thursday march 10, parallel spaces, heights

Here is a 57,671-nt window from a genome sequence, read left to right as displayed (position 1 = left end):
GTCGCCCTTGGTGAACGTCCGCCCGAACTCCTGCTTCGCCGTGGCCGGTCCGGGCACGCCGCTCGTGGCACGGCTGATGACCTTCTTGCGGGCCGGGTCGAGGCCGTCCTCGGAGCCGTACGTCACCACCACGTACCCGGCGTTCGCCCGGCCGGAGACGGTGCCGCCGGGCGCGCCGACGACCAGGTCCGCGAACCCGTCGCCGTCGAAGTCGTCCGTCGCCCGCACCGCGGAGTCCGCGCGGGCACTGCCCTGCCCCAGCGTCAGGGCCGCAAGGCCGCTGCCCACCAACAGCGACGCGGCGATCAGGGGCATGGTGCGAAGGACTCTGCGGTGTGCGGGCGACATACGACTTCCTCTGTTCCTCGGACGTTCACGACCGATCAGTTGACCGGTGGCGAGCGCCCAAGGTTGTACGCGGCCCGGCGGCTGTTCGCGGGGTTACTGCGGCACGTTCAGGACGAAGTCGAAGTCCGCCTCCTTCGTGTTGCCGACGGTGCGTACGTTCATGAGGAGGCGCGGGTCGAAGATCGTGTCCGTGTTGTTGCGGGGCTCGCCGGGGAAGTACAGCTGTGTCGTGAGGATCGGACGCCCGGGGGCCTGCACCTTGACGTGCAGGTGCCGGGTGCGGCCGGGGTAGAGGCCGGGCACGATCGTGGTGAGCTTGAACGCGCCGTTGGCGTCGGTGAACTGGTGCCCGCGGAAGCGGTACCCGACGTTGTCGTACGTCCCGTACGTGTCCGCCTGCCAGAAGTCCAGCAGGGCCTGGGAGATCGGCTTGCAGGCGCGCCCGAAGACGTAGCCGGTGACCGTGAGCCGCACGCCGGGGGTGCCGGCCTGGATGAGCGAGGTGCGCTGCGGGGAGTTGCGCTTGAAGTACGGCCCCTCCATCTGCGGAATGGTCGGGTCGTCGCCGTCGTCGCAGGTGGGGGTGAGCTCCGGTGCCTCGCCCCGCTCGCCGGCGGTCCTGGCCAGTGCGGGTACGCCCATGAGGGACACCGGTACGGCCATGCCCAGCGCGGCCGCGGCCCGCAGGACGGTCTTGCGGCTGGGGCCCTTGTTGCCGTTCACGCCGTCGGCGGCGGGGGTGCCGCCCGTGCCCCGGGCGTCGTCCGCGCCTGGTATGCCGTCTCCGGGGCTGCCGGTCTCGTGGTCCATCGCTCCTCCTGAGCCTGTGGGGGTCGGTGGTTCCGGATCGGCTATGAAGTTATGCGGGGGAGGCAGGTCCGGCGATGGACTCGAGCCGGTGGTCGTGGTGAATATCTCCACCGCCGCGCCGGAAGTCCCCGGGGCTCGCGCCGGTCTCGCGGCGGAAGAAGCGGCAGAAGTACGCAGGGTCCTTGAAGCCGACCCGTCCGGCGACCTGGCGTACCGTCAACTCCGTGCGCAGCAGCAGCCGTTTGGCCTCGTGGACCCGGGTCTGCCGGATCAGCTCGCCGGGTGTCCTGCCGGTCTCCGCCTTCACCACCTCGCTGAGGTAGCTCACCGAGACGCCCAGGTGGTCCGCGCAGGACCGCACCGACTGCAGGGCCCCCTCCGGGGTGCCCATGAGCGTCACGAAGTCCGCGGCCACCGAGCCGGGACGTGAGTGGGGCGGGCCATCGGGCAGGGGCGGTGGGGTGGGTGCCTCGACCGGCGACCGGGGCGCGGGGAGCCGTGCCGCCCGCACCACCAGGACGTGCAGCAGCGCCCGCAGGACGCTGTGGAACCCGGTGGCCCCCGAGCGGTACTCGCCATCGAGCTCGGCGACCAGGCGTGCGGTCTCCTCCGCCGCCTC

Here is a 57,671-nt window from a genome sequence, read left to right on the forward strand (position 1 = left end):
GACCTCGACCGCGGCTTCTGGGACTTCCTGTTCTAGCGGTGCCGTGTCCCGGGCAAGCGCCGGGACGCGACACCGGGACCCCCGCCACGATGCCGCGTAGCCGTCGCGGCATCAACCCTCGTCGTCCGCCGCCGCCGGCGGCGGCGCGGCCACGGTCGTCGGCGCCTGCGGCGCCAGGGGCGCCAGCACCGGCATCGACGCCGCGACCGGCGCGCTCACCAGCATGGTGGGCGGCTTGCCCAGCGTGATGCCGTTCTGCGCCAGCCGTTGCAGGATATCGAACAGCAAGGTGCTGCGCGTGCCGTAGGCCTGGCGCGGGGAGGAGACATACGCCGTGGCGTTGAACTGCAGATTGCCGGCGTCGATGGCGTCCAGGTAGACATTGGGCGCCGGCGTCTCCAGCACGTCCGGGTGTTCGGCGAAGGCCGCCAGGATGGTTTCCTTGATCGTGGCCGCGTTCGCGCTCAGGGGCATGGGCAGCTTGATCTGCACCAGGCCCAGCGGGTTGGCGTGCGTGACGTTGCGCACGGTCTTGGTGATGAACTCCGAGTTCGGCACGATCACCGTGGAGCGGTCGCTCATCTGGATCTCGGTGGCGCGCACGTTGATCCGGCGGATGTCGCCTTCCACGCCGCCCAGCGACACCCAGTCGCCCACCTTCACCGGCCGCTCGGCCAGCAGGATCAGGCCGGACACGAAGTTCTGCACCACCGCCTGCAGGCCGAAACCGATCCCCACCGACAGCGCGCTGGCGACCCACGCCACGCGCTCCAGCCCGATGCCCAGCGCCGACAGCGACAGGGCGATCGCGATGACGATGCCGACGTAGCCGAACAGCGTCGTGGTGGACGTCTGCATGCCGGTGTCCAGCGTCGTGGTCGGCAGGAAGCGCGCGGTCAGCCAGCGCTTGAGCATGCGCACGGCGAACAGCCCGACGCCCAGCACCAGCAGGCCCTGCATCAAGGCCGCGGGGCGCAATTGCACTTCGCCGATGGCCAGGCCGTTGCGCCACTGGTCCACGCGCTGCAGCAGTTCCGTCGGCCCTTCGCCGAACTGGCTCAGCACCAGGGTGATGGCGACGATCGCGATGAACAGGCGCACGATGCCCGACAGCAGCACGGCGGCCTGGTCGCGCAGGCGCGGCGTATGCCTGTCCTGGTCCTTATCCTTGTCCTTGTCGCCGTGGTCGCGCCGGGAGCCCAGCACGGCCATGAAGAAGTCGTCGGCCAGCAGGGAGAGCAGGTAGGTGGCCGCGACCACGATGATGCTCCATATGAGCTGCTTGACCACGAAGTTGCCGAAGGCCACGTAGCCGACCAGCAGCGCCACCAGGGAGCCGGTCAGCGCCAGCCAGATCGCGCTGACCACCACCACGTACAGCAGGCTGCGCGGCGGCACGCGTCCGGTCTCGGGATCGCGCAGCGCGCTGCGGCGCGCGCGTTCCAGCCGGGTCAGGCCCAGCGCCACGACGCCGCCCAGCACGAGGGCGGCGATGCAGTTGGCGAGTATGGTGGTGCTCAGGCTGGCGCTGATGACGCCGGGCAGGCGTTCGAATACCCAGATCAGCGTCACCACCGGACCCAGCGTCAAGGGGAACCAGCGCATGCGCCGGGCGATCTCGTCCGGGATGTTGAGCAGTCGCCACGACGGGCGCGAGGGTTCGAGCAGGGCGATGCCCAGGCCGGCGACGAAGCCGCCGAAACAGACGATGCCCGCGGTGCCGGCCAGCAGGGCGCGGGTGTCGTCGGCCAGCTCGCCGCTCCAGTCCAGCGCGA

I am waiting outside the elsewhere line for S at the crosswalk where, two nights ago, P was almost hit by a car turning left on red while I was on my way to S’s to watch Oslo, August 31st (which I did not like nearly as much as worst person). Tonight I am unexpectedly but excitedly accompanying her to see Ross From Friends. I have to pee. I have just finished a hot dog made for me by the worlds nicest hot dog cart vendor who offered me a hot dog at whatever price I feel like paying. The hot dog itself was utterly tasteless. It’s cold and refreshing out. As I write this paragraph, S bikes by looking for an open citibike dock. Elsewhere feels like a room from a TV set, or what I imagined “Glow,” that high school club night, might have been like—it is too loud and too bright to feel comfortable, with neon LED strips illuminating every exposed beam and pulsating shapes behind the dj booth and a comically large disco ball. It also feels rather dystopian in that the bar doesn’t take cash and only takes payment via RFID wristband you connect to your credit card in the entrance. The crowd seems abnormally short and young compared to the other shows I’ve been to in nyc. It’s interesting to think that a big crowd, on average, looks taller than a small crowd because it’s easier to see tall people and gets harder to see short people. S and I, both tall, lean on the left side for the duration of the opener. This turns out to be the stage for Ross and co., meaning we are suddenly at the very very front, a position we neither expected nor deserved. We discuss briefly how we both feel guilty about this—two nights ago with P a man tapped me on the shoulder and asked me to move to the back because “a bunch of people back there can’t see,” which I did—but this time we stay put. So I spend the majority of the show with my elbows on the stage (read: bent over to minimize blockage), feeling the subwoofer vibrate my shoulders and throat at a level that cannot be healthy, doing a dance that involves ducking in place of jumping (I think everyone who was tall and awkward in middle school probably knows this move). At some point I turn to the right to see a very short girl staring directly at me while her very tall, vampiric boyfriend puts his fingers in her mouth; I turn back to the left quickly. Someone standing behind us taps S on the shoulder—he (also very short) is her friend from somewhere, but she does not know who or from where. A girl behind me repeatedly seems like she wants to move up, and I keep moving to the side to make space but she never fills it. Overall the show is great and I am glad to be at the front because the crowd is annoying enough to make me question my taste in music and up there I don’t have to see or think about them as much. S tells me she can’t really enjoy concerts anymore unless she’s all the way at the front. Citibike happens to be unavailable from 2-4 am today so we say a rushed goodbye so S can sprint to catch the L home. Two nights ago I sprinted from hers to catch a bus that I didn’t realize was rerouted away from her stop, but that I miraculously caught down the street after I ran next to it waving for two blocks. When I get home I have already taken out the trash. I wash my face in the sink for the first time in recent memory. I try to make this feel symbolic, but it doesn’t. The next night I run into S’s friend on the dance floor union pool who I briefly exchange hellos with. Someone catches him say to his friend, “that’s S’s ex,” which is not entirely true and this confuses me. I like S’s friend but I do not like the dance floor of union pool, the patio is much more fun.